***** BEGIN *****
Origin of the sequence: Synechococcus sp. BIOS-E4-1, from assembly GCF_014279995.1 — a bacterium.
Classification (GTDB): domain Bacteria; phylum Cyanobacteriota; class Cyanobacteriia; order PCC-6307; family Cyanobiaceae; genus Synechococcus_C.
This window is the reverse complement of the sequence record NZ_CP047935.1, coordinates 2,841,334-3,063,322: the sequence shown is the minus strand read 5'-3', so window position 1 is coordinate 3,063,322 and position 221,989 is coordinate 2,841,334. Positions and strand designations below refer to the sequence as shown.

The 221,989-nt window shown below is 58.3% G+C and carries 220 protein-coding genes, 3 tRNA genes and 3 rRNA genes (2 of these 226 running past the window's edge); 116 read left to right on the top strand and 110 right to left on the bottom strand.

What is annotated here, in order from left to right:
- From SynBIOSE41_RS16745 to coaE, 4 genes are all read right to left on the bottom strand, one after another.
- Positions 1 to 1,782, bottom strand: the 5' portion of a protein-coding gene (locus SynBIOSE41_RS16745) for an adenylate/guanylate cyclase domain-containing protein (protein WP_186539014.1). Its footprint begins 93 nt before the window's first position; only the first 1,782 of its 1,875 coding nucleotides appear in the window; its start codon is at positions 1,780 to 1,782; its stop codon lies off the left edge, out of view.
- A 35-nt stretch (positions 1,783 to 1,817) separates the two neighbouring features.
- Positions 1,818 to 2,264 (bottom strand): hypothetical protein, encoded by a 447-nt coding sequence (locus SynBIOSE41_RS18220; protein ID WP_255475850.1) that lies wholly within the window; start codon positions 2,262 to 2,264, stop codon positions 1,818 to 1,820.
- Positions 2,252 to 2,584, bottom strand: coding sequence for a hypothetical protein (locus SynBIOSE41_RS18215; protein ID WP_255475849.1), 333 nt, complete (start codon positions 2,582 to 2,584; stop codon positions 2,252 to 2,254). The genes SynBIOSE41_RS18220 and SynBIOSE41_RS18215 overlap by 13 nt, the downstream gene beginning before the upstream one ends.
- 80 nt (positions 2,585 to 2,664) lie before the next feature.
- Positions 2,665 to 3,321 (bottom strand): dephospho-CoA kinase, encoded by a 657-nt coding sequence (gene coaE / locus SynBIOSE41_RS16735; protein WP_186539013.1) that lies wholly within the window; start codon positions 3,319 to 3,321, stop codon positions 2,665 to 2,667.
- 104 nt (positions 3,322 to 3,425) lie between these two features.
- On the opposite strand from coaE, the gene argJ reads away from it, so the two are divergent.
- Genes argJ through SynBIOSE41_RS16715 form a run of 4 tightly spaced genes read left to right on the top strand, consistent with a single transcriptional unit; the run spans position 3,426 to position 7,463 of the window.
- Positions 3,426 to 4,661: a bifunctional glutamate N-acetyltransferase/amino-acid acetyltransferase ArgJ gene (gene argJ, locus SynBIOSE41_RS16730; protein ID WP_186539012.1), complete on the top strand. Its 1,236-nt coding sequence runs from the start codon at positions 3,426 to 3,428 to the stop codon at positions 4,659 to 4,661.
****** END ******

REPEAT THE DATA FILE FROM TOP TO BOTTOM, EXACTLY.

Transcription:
Origin of the sequence: Synechococcus sp. BIOS-E4-1, from assembly GCF_014279995.1 — a bacterium.
Classification (GTDB): domain Bacteria; phylum Cyanobacteriota; class Cyanobacteriia; order PCC-6307; family Cyanobiaceae; genus Synechococcus_C.
This window is the reverse complement of the sequence record NZ_CP047935.1, coordinates 2,841,334-3,063,322: the sequence shown is the minus strand read 5'-3', so window position 1 is coordinate 3,063,322 and position 221,989 is coordinate 2,841,334. Positions and strand designations below refer to the sequence as shown.

The 221,989-nt window shown below is 58.3% G+C and carries 220 protein-coding genes, 3 tRNA genes and 3 rRNA genes (2 of these 226 running past the window's edge); 116 read left to right on the top strand and 110 right to left on the bottom strand.

What is annotated here, in order from left to right:
- From SynBIOSE41_RS16745 to coaE, 4 genes are all read right to left on the bottom strand, one after another.
- Positions 1 to 1,782, bottom strand: the 5' portion of a protein-coding gene (locus SynBIOSE41_RS16745) for an adenylate/guanylate cyclase domain-containing protein (protein WP_186539014.1). Its footprint begins 93 nt before the window's first position; only the first 1,782 of its 1,875 coding nucleotides appear in the window; its start codon is at positions 1,780 to 1,782; its stop codon lies off the left edge, out of view.
- A 35-nt stretch (positions 1,783 to 1,817) separates the two neighbouring features.
- Positions 1,818 to 2,264 (bottom strand): hypothetical protein, encoded by a 447-nt coding sequence (locus SynBIOSE41_RS18220; protein ID WP_255475850.1) that lies wholly within the window; start codon positions 2,262 to 2,264, stop codon positions 1,818 to 1,820.
- Positions 2,252 to 2,584, bottom strand: coding sequence for a hypothetical protein (locus SynBIOSE41_RS18215; protein ID WP_255475849.1), 333 nt, complete (start codon positions 2,582 to 2,584; stop codon positions 2,252 to 2,254). The genes SynBIOSE41_RS18220 and SynBIOSE41_RS18215 overlap by 13 nt, the downstream gene beginning before the upstream one ends.
- 80 nt (positions 2,585 to 2,664) lie before the next feature.
- Positions 2,665 to 3,321 (bottom strand): dephospho-CoA kinase, encoded by a 657-nt coding sequence (gene coaE / locus SynBIOSE41_RS16735; protein WP_186539013.1) that lies wholly within the window; start codon positions 3,319 to 3,321, stop codon positions 2,665 to 2,667.
- 104 nt (positions 3,322 to 3,425) lie between these two features.
- On the opposite strand from coaE, the gene argJ reads away from it, so the two are divergent.
- Genes argJ through SynBIOSE41_RS16715 form a run of 4 tightly spaced genes read left to right on the top strand, consistent with a single transcriptional unit; the run spans position 3,426 to position 7,463 of the window.
- Positions 3,426 to 4,661: a bifunctional glutamate N-acetyltransferase/amino-acid acetyltransferase ArgJ gene (gene argJ, locus SynBIOSE41_RS16730; protein ID WP_186539012.1), complete on the top strand. Its 1,236-nt coding sequence runs from the start codon at positions 3,426 to 3,428 to the stop codon at positions 4,659 to 4,661.